“The work that we do is all about building the infrastructure and the quality of the mentoring field as a whole.”
That is Abigail Ellis, executive director of MENTOR Independence Region (MIR), explaining MIR’s overarching goal in creating great mentoring opportunities for all.
The organization doesn’t provide direct mentoring services, instead, it works with mentoring programs to improve mentoring practices at schools, nonprofits, and workplaces. The initiative is affiliated with Big Brothers Big Sisters Independence Region, and the MENTOR national mentoring partnership.
“Models of mentoring are much more varied compared to ten years ago,” Ellis said. For example, she said, group mentoring is being shown to be very effective, especially for older youth.
As part of the organization’s efforts to keep mentorship standards up to date, MIR has cultivated an evidence-based guide titled the Elements of Effective Practice (EEP). The guide represents the latest research of high quality mentoring, and is the cornerstone of MIR’s work integrating mentoring into a more structured setting. The book was put together from peer review journal articles and focus groups of approximately 200 people. Work done on the ground helped MIR supplement the research.
According to Ellis, informal mentoring — via neighbors, teachers, and coaches — constitutes 75% of mentoring with only 25% of mentoring falling into the “structured mentoring category.” And while both kinds of mentoring are important, Ellis said that “kids who are facing adversity often do not have access to the networks that kids who are more privileged have, and so structured mentoring programs can help to create equity for those kids.”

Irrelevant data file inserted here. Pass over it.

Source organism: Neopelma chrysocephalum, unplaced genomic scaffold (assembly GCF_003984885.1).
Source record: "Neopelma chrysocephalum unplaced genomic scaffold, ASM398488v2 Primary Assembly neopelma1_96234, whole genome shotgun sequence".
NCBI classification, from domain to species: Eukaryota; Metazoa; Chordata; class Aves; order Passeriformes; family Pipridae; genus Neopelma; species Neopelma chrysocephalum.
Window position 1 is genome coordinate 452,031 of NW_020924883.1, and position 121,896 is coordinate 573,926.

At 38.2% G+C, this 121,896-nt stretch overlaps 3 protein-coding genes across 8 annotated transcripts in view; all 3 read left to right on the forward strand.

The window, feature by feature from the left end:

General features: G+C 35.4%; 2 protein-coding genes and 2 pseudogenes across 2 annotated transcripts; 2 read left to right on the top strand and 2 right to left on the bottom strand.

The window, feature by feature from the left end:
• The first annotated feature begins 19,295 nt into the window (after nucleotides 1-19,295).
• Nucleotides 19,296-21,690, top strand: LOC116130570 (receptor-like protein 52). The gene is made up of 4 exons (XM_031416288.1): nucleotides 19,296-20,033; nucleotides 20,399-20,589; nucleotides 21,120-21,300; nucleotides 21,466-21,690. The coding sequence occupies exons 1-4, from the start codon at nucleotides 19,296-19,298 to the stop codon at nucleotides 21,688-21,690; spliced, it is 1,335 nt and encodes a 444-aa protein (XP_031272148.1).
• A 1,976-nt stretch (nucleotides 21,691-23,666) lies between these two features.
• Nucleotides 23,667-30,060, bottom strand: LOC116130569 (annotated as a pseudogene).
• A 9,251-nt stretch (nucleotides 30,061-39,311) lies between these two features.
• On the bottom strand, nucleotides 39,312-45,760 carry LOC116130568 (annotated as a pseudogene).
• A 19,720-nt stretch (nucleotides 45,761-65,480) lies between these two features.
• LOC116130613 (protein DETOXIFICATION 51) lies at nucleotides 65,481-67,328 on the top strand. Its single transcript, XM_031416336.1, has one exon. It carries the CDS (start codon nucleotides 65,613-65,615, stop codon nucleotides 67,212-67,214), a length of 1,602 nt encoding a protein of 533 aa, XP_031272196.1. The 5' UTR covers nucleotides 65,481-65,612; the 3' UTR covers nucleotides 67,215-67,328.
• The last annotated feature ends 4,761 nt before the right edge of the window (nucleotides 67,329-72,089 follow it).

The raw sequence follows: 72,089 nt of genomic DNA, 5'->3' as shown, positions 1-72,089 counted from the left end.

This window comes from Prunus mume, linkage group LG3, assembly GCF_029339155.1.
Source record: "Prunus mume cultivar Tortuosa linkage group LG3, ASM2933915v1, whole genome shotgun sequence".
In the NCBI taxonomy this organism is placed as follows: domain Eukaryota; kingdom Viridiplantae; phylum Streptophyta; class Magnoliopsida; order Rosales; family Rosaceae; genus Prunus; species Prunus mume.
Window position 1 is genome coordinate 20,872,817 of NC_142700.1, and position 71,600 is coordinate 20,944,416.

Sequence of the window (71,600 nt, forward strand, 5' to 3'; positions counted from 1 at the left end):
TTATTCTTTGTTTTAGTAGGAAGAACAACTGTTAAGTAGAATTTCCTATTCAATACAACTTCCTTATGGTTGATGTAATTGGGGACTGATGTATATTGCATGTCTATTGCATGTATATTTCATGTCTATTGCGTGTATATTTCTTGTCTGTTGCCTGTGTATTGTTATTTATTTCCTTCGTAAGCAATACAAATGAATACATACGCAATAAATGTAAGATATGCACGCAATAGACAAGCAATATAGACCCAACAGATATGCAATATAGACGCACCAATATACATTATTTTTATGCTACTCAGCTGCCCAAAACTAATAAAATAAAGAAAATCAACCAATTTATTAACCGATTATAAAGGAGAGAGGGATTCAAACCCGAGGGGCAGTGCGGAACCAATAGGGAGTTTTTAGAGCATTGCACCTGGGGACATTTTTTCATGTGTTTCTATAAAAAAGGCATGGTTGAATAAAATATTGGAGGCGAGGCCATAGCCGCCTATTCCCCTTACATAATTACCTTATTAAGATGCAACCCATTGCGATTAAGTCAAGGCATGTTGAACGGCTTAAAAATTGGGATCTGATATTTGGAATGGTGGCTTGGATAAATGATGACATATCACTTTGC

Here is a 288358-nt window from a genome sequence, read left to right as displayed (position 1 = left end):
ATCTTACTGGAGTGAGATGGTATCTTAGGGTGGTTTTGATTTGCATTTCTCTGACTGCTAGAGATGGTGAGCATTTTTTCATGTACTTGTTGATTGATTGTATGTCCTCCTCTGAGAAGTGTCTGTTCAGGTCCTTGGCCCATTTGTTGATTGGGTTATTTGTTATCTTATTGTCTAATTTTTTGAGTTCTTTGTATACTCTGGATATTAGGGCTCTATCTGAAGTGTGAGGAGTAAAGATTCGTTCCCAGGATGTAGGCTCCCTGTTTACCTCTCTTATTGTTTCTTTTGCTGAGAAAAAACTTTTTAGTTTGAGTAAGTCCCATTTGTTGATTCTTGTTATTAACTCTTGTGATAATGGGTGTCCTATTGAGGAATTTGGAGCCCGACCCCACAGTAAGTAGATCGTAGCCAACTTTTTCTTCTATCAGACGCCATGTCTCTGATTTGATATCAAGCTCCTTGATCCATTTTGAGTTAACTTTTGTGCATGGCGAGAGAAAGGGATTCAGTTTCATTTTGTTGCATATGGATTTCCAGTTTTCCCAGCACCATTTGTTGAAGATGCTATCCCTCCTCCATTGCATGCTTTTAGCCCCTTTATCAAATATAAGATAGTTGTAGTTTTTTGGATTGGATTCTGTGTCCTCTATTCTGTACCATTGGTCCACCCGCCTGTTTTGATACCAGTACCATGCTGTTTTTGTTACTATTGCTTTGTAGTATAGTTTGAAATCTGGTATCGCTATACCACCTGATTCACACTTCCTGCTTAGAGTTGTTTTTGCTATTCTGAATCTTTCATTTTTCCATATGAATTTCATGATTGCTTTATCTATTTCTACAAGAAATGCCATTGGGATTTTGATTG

EEP practices underpin the tool that will be presented during the “Mochas & Mentoring: Conversations on Masculinity” event the organization is hosting at its offices on September 18. That tool is a guide called “Conversations about Masculinity: How Mentors can Support Young Men of Color,” and guests at the upcoming event will discuss the ways it can help open up ideas about masculinity.
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The guide is the result of work done with JP Morgan Chase’s Fellowship Initiative and provides “practical tips to support the development of relationships that encourage young men to explore expressions of masculinity to serve healthy decision making, self-development, and care for others.”
Inside the guide are questions and activities discussing how personal experience, community, and culture shape ideas of masculinity. It deconstructs gender identity, sexual identity, masculinity, hyper-masculinity, positive masculinity, and talks about the unique role mentors can play in helping young men of color reflect on these.
“Whether you’re new to this discussion, whether you’re deep into the mentoring field, or peripheral to the mentoring field, whether you’ve been engrossed int this work for ten years, I think there will be something for everybody,” Ellis said. She added that there is no preset expectation for the gathering — the organization wants to see where the conversation goes, and learn what other people are thinking.
“What we want is for adults to show up for young people,” Ellis said, adding that creating a safe space for youth and “showing up” is the start of great impact in mentorship. That belief is reflected MIR’s social media hashtag #MentorIRL, meaning “Mentor in Real Life.”
Mochas & Mentoring events are planned to take place every six weeks. The organization is open to hearing suggestions about topics for upcoming conversation. The next event, scheduled for October 30, will focus on recruiting mentors. People interested in mentoring can get a head start by using MIR’s database: the Mentoring Connector, where you can look up mentoring programs based on zip code, see what they are looking for, and apply to become a mentor.
“We know that mentoring is happening all over the places and spaces that youth operate in,” Ellis said. “So I would say come have a conversation with us. You’ll learn something, meet some new people, and then hopefully we’ll have an on-going conversation about it, and maybe make an impact for some young people.”-30-
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